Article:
- Your condition is covered at no additional cost. Some manageable disabilities like congenital blindness, congenital deafness and carpal tunnel syndrome are often included at no extra charge, provided you haven’t experienced recent complications and you meet certain age requirements. Many insurers provide a list of these conditions on their website and in their PDS, making it easy for you to see if you will be covered. You may not even need to declare these conditions or undertake the screening. But if you are unsure, tell your insurer just in case.
- Your condition is covered, but for an additional fee. More serious disabilities are subject to individual assessment. These are not usually listed in the PDS, so make sure you disclose your condition so that it can be assessed properly.
- You condition is not covered at all. Conditions like terminal illness, cancer and organ transplants are usually not covered. You still may be able to take out travel insurance for things like lost luggage, but you’ll have to forfeit any medical coverage.
Insurers can be a lot more strict when it comes to covering mental disabilities, with only a limited number of providers offering specialist cover. You can learn more about travel insurance for mental disabilities here, along with a list of providers who will cover certain mental conditions.
In general, the same advice applies: you need to disclose your mental condition upfront so the insurer can accurately assess whether or not they will cover you and how much to quote you.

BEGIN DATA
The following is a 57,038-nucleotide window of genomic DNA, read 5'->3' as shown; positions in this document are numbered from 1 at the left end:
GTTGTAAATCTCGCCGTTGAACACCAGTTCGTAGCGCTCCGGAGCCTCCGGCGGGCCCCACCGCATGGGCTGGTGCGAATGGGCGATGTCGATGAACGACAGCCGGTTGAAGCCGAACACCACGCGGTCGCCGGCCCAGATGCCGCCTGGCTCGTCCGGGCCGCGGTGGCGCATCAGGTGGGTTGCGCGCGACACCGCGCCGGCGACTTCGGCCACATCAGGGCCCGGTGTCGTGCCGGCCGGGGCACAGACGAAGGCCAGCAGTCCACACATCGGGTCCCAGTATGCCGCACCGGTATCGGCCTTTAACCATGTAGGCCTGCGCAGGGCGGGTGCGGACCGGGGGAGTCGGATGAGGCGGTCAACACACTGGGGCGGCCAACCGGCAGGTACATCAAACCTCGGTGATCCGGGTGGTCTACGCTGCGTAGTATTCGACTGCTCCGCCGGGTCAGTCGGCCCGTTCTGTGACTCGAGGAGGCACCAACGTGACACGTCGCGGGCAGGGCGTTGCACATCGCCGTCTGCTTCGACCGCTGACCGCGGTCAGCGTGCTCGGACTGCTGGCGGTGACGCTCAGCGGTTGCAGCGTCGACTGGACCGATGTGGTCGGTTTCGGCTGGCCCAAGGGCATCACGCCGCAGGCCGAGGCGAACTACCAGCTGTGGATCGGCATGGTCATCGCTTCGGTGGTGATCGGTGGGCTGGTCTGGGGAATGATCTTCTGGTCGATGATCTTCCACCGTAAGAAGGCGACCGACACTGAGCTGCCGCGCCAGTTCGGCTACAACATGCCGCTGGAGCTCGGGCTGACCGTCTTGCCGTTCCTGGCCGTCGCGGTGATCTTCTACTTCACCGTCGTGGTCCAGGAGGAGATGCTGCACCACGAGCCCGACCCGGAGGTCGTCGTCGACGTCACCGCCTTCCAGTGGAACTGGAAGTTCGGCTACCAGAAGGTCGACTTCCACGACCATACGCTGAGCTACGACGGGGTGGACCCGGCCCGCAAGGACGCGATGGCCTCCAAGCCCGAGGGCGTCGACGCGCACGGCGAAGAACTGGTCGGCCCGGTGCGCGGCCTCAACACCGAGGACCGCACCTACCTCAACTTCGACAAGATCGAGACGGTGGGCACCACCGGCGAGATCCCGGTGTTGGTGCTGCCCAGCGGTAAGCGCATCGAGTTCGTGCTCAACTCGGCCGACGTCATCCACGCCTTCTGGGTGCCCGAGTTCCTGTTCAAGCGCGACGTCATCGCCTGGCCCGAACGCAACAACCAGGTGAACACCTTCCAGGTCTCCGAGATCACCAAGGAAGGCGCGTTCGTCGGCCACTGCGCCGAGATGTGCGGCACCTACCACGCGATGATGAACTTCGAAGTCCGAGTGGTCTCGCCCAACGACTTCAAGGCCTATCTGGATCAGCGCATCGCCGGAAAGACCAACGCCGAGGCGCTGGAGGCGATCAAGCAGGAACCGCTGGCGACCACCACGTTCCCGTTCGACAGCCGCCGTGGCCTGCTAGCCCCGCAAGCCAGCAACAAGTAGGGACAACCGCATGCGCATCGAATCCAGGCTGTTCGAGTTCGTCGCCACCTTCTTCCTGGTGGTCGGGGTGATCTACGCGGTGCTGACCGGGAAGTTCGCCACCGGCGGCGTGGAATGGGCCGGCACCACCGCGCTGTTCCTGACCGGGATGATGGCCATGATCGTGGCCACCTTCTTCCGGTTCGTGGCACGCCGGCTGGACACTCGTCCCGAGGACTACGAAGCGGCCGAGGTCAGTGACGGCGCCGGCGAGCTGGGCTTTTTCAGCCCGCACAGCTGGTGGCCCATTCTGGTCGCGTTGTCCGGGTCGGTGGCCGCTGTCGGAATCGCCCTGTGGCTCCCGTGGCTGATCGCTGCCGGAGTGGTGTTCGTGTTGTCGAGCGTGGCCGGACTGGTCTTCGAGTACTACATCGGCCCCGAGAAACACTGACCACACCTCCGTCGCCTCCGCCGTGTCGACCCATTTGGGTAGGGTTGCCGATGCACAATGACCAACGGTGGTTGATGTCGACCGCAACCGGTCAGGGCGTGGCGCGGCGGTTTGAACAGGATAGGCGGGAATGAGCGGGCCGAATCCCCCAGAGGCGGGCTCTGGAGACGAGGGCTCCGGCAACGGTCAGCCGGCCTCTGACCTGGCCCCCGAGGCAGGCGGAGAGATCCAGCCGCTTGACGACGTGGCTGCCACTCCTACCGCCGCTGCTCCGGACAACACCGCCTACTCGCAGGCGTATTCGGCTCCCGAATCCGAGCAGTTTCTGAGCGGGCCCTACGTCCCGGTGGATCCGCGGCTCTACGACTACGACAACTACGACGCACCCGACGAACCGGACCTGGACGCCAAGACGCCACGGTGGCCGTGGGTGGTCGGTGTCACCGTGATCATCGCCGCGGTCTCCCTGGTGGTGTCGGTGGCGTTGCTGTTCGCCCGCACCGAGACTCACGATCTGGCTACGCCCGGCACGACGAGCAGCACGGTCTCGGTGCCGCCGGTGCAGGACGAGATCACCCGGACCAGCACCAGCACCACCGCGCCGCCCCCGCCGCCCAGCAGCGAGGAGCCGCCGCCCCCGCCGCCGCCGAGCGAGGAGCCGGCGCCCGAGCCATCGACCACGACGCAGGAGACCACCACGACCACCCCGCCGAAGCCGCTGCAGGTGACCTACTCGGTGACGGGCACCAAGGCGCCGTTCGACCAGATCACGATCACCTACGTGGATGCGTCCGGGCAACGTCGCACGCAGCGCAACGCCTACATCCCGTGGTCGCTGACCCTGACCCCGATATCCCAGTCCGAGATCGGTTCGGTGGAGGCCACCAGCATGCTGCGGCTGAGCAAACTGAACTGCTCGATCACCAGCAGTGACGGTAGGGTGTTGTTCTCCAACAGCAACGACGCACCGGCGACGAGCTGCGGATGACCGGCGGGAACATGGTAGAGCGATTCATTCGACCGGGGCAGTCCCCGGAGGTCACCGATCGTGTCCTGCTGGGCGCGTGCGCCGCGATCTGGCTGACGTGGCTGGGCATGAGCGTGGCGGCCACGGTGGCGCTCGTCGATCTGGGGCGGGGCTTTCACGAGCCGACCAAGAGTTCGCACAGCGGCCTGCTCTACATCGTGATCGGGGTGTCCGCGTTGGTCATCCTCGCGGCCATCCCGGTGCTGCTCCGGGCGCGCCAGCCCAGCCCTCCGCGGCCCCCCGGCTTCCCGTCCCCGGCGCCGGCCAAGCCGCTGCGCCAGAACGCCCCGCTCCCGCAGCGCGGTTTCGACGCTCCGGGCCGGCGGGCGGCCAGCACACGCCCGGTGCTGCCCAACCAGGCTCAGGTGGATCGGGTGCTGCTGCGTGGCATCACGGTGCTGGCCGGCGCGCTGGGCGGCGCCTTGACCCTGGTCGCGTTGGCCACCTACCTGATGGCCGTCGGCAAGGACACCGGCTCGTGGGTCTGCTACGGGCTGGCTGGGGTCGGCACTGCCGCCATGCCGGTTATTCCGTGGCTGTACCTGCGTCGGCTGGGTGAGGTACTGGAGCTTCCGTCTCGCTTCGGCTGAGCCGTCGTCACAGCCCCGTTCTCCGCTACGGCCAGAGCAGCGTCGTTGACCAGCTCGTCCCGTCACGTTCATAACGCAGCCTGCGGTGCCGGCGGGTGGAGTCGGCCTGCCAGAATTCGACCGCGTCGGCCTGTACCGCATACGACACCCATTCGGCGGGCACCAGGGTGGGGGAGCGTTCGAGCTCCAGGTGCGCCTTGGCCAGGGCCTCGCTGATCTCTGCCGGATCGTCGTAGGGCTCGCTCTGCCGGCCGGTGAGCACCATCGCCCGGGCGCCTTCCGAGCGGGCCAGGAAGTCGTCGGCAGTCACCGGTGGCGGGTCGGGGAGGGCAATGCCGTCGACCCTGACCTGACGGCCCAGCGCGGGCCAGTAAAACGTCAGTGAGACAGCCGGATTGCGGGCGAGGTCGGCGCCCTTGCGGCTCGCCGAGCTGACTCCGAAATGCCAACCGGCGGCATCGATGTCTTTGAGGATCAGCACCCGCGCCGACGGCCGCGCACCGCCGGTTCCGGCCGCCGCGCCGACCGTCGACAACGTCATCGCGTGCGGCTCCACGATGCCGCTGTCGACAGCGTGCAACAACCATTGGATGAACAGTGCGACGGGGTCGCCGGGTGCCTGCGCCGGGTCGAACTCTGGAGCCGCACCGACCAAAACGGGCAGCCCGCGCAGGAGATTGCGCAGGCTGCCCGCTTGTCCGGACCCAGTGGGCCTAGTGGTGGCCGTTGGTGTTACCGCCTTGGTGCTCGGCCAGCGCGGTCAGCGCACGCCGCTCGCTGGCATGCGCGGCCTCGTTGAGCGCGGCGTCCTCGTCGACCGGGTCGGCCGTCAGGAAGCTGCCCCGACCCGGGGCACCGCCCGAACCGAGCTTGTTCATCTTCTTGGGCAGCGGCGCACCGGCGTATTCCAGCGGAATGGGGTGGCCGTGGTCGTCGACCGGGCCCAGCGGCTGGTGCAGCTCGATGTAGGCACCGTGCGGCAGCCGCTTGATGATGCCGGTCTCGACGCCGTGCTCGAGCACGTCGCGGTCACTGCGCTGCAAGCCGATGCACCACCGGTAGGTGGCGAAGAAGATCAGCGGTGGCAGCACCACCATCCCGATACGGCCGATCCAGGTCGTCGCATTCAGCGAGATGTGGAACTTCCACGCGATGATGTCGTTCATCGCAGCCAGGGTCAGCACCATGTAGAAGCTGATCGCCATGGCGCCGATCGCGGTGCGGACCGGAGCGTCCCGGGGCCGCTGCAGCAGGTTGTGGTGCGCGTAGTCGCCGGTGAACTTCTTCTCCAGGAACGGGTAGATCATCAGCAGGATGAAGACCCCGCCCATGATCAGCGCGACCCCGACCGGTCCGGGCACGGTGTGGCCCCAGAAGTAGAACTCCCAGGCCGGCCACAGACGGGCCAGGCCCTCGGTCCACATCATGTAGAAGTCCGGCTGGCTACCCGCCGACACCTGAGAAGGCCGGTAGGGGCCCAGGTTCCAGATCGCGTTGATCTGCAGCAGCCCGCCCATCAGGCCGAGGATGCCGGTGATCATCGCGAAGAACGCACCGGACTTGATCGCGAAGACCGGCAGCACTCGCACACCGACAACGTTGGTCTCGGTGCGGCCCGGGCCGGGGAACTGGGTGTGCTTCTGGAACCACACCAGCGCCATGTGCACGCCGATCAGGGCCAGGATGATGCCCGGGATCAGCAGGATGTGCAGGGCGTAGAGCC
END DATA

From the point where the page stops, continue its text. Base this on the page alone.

How can I insure expensive items such as wheelchairs?
Most travel insurance policies will have a maximum limit they will pay out for any single item. Computers and phones have higher limits than most other items on the same policy. The limit for these “other items” generally runs anywhere between $500-$1,000.
This poses a challenge for disabled travellers whose specialised equipment can run into the thousands of dollars. If you have a piece of equipment that can’t be replaced for $500-$1000, you have a couple of options:
- For a higher fee, some policies allow you to increase your limits to up to $3,000 items in the “other item” category.
- You can add specific items onto your plan as “specified items” and pay an additional premium in line with their value and likelihood of damage.
In most cases the following medical devices will need additional cover:
- Mobility scooters
Tips for travelling with medical devices
Now that you’ve gotten your insurance sorted, it’s finally time to take off on your adventure of a lifetime. We’ve put together some tips to help you avoid hassle and travel in style.
Travelling with a wheelchair or mobility scooter
If you’re planning to travel with a wheelchair or mobility scooter, the following tips may help your trip go more smoothly:
- Avoid overseas hire. While you can hire wheelchairs overseas, it can be expensive. Most airlines will allow you to bring your own wheelchair without extra charges.
- Have it serviced. Make sure it’s in good condition because it may be more time-consuming and expensive to get it repaired overseas.
- Label it. Put your name and contact information on your wheelchair or scooter and on every removable part in case it gets lost.